When I arrived by ferry from Belfast (Northern Ireland, UK) to Birkenhead (Merseyside, England, UK), police were checking all (foot) passengers for their passports (perhaps car passengers too — I couldn't see). When asked, I was told this was because of the seamless border between the Republic of Ireland and Northern Ireland. There were no such checks when we travelled in the opposite direction.

I found those checks surprising, as this is a domestic ferry and even on ferries between the Republic of Ireland and Great Britain there should be no passport checks.

Is it normal that there are passport checks when travelling from Northern Ireland to Great Britain?

  • 1
    Is UK police really allowed to do any kind of id check on persons without any other cause than the person travelling within the UK? Commented May 30, 2017 at 14:52
  • @Tor-EinarJarnbjo Good question. My first thought was that it might have been related to the current terror threat level, but the nature and position of the checks does not really add up unless they have specific information on an individual travelling from the island of Ireland.
    – gerrit
    Commented May 30, 2017 at 16:03

2 Answers 2


It is definitely not uncommon, despite it not being an "official" border. Certain nationals, such as South Africans, can enter Ireland but not the UK visa-free. For the same reason, there are spot checks on buses and trains from Dublin to Belfast as well.

It's similar at the land border between Switzerland and the neighbouring countries (despite all of them being in the Schengen Area), where the Swiss frequently stop long-distance buses entering the country and collect all passports for inspection.

  • I don't think it's similar. Northern Ireland is not a neighbouring country — it is the same country. It would be like passport checks when entering mainland France from Corsica.
    – gerrit
    Commented May 30, 2017 at 15:15
  • @Gerrit It's certainly not uncommon on ferries from Sicily to mainland Italy, though that's for slightly different reasons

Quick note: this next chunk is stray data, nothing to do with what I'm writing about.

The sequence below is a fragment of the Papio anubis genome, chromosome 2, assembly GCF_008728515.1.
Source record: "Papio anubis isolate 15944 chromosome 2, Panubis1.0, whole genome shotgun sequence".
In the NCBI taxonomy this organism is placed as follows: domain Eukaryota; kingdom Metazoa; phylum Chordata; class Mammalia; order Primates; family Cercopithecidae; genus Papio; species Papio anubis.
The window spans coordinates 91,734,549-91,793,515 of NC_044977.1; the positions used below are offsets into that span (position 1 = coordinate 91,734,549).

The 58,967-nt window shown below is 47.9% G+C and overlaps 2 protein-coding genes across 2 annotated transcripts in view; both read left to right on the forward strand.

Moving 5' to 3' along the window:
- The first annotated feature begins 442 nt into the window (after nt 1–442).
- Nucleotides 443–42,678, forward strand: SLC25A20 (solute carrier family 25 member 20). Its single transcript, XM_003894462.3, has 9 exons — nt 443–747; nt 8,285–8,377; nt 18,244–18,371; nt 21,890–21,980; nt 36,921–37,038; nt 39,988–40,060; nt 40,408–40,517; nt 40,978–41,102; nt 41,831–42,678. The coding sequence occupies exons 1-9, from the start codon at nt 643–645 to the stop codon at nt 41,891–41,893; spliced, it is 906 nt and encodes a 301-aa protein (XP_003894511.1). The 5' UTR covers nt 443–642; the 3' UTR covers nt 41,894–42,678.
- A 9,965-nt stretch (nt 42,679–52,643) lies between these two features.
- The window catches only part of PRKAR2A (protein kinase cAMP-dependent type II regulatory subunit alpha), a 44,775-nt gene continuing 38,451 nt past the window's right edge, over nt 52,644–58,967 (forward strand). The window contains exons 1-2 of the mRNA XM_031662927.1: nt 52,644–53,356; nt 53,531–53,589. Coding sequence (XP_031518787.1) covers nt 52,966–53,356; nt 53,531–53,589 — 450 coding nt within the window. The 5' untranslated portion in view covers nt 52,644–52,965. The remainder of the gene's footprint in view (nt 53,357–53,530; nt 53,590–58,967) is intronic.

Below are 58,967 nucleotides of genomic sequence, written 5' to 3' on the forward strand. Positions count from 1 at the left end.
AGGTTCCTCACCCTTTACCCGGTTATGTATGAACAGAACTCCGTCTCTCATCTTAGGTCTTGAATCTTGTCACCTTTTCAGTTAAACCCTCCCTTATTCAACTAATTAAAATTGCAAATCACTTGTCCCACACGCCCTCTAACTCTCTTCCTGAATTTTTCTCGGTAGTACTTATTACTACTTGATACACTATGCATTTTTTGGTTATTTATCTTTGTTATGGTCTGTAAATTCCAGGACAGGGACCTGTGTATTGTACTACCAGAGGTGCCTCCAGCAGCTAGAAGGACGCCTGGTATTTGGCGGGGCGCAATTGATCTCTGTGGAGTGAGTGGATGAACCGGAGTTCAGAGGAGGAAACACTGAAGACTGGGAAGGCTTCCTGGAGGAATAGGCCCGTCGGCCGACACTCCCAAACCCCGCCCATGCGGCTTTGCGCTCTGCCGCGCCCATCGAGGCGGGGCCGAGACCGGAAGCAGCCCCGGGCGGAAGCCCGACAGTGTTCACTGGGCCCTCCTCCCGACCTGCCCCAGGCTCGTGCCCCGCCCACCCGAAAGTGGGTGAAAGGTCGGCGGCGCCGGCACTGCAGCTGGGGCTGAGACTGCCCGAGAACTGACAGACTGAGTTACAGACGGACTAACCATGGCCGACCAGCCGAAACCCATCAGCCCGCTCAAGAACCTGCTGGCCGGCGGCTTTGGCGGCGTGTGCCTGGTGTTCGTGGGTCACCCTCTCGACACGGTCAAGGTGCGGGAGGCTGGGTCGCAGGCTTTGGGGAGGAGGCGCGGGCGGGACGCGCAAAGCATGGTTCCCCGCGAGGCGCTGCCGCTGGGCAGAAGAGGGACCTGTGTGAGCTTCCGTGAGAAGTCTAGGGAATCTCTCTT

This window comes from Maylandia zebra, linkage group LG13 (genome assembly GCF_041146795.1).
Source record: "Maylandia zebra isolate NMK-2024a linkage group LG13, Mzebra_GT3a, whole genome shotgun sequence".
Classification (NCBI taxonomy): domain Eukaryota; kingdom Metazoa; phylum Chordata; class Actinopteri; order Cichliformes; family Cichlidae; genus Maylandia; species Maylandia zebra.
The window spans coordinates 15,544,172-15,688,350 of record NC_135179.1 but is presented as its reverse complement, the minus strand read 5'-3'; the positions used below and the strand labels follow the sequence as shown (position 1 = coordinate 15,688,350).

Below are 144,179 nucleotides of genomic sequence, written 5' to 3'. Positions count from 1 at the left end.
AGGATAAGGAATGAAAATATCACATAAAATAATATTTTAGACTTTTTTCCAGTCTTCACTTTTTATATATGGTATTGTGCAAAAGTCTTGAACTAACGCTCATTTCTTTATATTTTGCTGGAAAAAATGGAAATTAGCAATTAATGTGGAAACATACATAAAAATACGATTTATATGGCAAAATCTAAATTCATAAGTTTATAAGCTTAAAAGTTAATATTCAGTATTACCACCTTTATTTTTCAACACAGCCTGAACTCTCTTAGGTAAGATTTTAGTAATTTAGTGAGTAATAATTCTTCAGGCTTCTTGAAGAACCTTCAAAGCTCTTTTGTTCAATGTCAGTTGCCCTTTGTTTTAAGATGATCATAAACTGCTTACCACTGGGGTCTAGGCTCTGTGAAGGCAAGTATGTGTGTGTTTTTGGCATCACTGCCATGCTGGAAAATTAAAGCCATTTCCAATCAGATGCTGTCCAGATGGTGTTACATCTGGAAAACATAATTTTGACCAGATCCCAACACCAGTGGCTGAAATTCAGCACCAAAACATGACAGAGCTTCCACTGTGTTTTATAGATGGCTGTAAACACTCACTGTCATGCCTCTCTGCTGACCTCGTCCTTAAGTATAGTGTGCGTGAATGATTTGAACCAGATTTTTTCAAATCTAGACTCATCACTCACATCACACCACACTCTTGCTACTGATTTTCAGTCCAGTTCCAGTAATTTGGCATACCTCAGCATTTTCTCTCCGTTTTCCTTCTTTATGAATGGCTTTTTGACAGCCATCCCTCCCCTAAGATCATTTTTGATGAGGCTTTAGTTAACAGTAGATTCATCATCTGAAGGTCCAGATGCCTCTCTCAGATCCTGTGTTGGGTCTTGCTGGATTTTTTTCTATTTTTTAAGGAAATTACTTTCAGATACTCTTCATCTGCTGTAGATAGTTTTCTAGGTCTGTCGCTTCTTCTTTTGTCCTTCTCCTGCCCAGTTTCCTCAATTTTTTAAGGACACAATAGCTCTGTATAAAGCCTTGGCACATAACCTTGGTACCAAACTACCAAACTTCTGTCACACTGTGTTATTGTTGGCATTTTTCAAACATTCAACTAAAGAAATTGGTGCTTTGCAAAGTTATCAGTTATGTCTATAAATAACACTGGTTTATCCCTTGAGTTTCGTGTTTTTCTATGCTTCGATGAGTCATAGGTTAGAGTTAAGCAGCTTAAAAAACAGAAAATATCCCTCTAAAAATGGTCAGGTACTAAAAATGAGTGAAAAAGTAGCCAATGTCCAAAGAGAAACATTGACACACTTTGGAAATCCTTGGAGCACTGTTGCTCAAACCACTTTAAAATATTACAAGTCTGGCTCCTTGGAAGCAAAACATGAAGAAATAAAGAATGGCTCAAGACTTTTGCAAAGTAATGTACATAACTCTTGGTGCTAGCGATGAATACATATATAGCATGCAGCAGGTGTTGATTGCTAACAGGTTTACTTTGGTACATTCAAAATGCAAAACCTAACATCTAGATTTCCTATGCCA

– Crazydre
    Commented May 30, 2017 at 15:37
  • Northern Ireland may be the same country, but if there are no checks for entering Northern Ireland from (southern) Ireland, then it makes sense to me that they might want checks on the English side.
    – WGroleau
    Commented May 30, 2017 at 19:00
  • @WGroleau There are spot checks from Ireland to nortern Ireland as well, at least on buses and Trains Dublin-Belfast.
    – Crazydre
    Commented May 30, 2017 at 19:01

I Am Not a Lawyer, but it seems that British police can legally demand that you identify yourself in the context of ferry travel (even purely domestic ferry travel). See this answer on Law Stack Exchange. Ferries aren't specifically mentioned, but the link given for domestic air travel seems pretty clearly to apply to ferry travel as well. Police can apparently not only check your ID, but search you and detain you for up to nine hours.

Note that this was an ID check, not a passport check. It's not a requirement for British or Irish citizens to even own a passport for travel between the UK and Ireland (never mind two parts of the UK).

I don't know how common police checks are, but all the ferry lines seem to have a policy requiring photo ID.

  • Where exactly in the linked section of the 'Terrorism Act' do you read that passengers, arriving on a ferry from Northern Ireland to England, can be required to present an id or a passport? Commented May 30, 2017 at 18:18
  • @Tor-EinarJarnbjo "2 (2)This paragraph applies to a person if— (a) he is at a port or in the border area, and (b) the examining officer believes that the person’s presence at the port or in the area is connected with his entering or leaving Great Britain or Northern Ireland...." Commented May 30, 2017 at 18:22
  • @DavidRicherby That does not answer my question. The paragraph you are quoting from gives the examining officer the right to question a person, to whom the paragraph applies. It does not say, that the persons can be required to present any kind of identification document. Commented May 30, 2017 at 18:38
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    @Tor-EinarJarnbjo Did you actually read the linked document at all? Paragraph 5: "A person who is questioned under paragraph 2 or 3 must— (a)give the examining officer any information in his possession which the officer requests; (b)give the examining officer on request either a valid passport which includes a photograph or another document which establishes his identity; (c)..." I realise the document is rather long, but this stuff is right at the top and I found it within seconds. Commented May 30, 2017 at 19:03
  • @DavidRicherby Yes, I read the document and did not find it, otherwise I would of course not have asked. Had you pointed to 2(5)(b) right away, it would have answered my question. Commented May 30, 2017 at 20:28

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